So it turns out property man Liew Kee Sin didn’t actually resign from his role as chairman of the Battersea redevelopment project. But he should. And the shareholders’ accommodation of his prolonged stay despite clear-cut conflicts paints a perplexing situation.
Last Thursday Sime Darby president and group chief executive Mohd Bakke Salleh dropped a bombshell: Liew Kee Sin, chairman of the Battersea Power Station redevelopment project, did not resign, contrary to news reports in January.
“As far as I’m concerned nothing official came to us,” said Mohd Bakke. “Liew will continue right up to September (when his contract ends).”
Recall that the New Straits Times reported on Jan 19 that Liew had tendered his resignation and was waiting for a response for Battersea’s board. So it’s strange to hear a denial now – why didn’t Battersea or its shareholders issue a statement clarifying matters earlier?
Battersea’s shareholders are SP Setia and Sime Darby with 40% stake each while retirement savings fund Employees Provident Fund (EPF) holds the remaining 20%.
About four days after the New Straits Times report, EPF responded to KiniBiz queries by saying the matter will be looked into as the shareholders had not decided on the resignation. Early last month on Feb 9, EPF stated the board had not met to discuss the matter.
While these seem to suggest that the news report was accurate, when asked about EPF’s statements Mohd Bakke suggested that perhaps EPF had not verified the report before commenting.
Peculiar, if that is true. How can one have billions of ringgit invested in a high-profile venture overseas and yet be so lethargically disinterested in verifying whether or not the chairman of that venture had tendered his resignation?
And true or otherwise, how can the shareholders not comment immediately? Mohd Bakke’s response only came when asked about the matter in a media briefing.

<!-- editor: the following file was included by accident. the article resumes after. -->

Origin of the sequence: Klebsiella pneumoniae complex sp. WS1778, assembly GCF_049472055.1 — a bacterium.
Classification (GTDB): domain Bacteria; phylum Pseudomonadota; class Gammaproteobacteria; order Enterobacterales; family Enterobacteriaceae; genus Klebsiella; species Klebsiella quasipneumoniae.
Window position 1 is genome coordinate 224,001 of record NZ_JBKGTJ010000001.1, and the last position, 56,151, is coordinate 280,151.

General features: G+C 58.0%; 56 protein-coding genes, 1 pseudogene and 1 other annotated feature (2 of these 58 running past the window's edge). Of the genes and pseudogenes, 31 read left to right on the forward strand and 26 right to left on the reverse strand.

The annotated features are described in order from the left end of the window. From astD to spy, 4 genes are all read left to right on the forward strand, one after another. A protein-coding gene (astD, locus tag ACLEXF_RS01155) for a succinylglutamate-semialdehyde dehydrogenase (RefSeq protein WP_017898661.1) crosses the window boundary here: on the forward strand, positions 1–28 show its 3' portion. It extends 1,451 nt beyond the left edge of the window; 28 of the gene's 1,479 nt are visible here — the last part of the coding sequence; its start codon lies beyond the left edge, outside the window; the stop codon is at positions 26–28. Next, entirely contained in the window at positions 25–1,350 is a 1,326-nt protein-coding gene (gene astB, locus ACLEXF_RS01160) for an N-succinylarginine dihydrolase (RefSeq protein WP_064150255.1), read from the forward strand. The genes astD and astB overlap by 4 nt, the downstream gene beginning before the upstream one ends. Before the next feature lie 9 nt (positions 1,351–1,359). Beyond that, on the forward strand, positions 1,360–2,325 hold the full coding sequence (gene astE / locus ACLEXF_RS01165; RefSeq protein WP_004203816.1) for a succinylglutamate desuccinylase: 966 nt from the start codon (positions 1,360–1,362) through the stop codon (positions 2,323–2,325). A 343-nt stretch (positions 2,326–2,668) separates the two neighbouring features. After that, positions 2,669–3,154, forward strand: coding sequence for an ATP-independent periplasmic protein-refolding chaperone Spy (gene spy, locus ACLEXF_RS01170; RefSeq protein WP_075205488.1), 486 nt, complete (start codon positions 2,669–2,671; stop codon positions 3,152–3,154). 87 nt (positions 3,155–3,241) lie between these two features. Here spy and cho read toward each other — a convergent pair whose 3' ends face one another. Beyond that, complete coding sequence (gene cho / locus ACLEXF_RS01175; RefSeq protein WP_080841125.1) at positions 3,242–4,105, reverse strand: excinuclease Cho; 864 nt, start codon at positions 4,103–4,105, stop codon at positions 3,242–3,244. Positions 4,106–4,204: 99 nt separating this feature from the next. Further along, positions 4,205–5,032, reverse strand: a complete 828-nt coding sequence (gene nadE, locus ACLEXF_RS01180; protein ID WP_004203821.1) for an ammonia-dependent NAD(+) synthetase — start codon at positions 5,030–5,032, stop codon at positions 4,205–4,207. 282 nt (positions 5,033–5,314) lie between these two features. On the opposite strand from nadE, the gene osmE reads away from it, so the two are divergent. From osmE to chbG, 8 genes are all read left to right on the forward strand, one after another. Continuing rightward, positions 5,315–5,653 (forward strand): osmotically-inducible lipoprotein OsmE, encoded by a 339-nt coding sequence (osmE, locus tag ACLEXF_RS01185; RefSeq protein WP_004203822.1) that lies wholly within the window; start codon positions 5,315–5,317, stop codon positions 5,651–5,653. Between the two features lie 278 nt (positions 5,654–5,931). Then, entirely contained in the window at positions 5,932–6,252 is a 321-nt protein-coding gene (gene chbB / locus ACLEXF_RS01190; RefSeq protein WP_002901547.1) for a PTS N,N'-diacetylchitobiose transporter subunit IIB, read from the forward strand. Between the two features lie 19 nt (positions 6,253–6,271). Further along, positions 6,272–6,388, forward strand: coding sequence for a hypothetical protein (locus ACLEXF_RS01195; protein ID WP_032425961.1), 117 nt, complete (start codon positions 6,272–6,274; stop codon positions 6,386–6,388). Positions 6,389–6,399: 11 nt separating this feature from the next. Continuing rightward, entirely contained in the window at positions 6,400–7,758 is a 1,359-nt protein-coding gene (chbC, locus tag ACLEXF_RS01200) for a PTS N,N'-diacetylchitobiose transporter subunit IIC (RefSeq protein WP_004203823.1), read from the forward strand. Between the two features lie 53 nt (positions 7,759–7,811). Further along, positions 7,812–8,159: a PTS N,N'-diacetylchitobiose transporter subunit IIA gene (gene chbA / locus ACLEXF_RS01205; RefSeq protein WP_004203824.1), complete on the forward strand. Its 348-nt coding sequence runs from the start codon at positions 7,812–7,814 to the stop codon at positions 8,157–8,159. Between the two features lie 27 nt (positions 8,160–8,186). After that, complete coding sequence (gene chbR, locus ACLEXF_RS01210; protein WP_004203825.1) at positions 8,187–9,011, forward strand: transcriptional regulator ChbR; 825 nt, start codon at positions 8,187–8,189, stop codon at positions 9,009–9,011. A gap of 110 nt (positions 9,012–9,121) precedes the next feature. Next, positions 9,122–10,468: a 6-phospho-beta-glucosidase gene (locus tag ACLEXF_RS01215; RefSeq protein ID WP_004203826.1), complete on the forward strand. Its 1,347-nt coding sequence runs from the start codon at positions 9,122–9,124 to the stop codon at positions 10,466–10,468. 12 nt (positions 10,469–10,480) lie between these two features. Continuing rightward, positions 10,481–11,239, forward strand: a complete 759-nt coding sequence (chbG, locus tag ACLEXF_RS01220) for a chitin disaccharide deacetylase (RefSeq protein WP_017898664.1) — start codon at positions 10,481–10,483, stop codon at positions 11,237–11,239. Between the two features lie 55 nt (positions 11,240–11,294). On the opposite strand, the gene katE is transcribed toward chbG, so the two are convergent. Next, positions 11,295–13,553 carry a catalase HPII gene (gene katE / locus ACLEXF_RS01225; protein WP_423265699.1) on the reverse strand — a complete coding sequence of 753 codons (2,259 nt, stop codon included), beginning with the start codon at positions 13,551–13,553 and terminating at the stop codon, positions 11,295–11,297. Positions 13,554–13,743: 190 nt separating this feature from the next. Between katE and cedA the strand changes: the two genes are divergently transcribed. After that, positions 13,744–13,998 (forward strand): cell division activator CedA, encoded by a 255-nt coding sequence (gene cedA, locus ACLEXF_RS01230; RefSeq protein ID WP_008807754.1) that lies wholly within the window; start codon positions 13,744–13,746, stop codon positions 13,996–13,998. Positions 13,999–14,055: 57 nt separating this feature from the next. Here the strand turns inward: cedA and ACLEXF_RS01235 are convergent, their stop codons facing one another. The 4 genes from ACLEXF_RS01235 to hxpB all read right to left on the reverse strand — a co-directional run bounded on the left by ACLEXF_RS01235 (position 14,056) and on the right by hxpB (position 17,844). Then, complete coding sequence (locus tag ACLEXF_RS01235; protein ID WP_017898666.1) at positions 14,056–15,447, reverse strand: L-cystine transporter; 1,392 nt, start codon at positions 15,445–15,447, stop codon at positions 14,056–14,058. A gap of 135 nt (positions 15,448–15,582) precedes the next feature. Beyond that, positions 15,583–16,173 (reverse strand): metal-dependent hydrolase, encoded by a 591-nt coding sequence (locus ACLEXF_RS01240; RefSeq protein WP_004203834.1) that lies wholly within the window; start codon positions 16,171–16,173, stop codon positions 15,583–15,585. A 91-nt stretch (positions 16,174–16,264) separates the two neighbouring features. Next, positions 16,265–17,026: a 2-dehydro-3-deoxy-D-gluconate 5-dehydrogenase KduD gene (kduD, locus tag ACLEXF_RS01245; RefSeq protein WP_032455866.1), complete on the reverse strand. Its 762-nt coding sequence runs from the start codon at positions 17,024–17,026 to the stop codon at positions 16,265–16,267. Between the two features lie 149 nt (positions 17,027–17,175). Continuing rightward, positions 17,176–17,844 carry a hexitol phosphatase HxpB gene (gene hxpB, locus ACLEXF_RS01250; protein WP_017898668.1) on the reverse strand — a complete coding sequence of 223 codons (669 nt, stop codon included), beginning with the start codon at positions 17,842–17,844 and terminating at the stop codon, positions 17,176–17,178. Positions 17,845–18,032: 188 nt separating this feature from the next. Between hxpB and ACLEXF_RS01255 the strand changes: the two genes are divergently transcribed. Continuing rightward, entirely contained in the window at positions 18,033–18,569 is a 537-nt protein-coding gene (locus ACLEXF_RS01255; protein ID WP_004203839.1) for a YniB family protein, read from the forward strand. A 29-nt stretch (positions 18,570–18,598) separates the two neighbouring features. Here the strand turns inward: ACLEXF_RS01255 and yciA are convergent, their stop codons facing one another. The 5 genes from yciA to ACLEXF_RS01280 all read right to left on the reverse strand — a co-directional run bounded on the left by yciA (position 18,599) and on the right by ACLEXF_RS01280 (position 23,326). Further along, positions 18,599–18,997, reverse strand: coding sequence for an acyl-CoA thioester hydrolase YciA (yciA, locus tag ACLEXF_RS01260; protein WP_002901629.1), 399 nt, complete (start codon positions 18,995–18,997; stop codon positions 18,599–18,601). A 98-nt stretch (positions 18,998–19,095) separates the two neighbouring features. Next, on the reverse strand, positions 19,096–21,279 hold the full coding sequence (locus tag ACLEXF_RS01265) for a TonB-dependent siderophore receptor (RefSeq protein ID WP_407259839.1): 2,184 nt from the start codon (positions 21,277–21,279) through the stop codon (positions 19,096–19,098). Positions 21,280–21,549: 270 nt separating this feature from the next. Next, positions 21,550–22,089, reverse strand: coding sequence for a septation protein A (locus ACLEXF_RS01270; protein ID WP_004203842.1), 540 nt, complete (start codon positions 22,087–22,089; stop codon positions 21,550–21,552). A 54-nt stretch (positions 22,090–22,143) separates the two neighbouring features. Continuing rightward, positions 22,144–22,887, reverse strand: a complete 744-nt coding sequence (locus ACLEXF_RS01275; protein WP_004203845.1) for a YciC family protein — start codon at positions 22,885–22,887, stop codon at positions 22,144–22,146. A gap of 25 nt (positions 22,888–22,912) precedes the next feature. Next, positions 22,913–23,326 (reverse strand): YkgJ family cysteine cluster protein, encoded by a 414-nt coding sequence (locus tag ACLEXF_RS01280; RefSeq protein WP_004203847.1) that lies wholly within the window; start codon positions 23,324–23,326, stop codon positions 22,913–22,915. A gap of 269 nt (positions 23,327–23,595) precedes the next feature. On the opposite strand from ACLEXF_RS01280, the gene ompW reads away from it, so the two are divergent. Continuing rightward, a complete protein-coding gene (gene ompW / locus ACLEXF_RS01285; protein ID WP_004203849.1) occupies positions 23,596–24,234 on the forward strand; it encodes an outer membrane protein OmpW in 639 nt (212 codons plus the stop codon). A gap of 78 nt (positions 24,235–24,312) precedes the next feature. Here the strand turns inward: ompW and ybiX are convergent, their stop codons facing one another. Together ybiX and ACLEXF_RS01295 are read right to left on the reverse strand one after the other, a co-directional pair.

(EPF chief executive officer Shahril Ridza Ridzuan did not respond to a texted query on the matter last week. Liew Kee Sin and SP Setia did not respond to earlier KiniBiz attempts to verify the report.)
Those following the developments would remember that the New Straits Times report came about a week after news of Liew’s personal deal with Irish developer Ballymore Group for a joint venture worth 2.2 billion pounds (RM11.8 billion) in gross development value (GDV) to develop three residential properties in London, the same city Battersea is in.
According to Reuters, the joint-venture vehicle will be called Eco World Ballymore Holding Co Ltd and will acquire three sites from Ballymore at a price of 428.7 million pounds for the projects. Liew’s personal vehicle for the deal, called Eco World Investment, will be a 75% owner of the company.
Now here’s a second bombshell. Mohd Bakke said Liew remains chairman until his term ends in September despite the shareholders being aware of his various conflicts, which not only includes the Ballymore tie-up but also his directorship in Bursa Malaysia-listed Eco World Development Group Bhd and his proposed special purpose acquisition company (Spac) Eco World International.
In any case it is a perplexing situation. Liew’s trail of conflicts had been long and public. His interests had clearly been compromised long ago. What’s stopping the shareholders from removing him in the interest of good governance?
And the concern is already there among the shareholders, as KiniBiz previously reported.
EPF’s Shahril recently said that the chairman position at Battersea will be rotated among shareholders, implying that the next chairman after Liew will come from Sime Darby as the other 40% shareholder. Liew had been chairman since 2012 when he was SP Setia chief.
But strangely no action follows the concern to this day. On the contrary, Liew is being retained in his capacity as chairman. What gives?
Is the retention to complete the three-year term for Liew, which ends in September? Hardly needed – SP Setia can simply name a new interim chairman to tide things over to Sime Darby’s turn. Certainly the developer has had much practice with its succession of acting CEOs ever since Liew left.
What perplexes the observer here is that all three shareholders have a duty to their own shareholders to act in their best interests.
Can they say this duty is fulfilled when a man of myriad conflicting interests chairs the board of a high-profile property venture in London, into which billions upon billions of ringgit in investment have gone?
Shareholders of Sime Darby and SP Setia are well within their rights to feel let down, as are EPF members.
We can only wonder why Liew’s position at Battersea is so secure that even such rampant trampling on good governance values over the years does not lead to an immediate dismissal.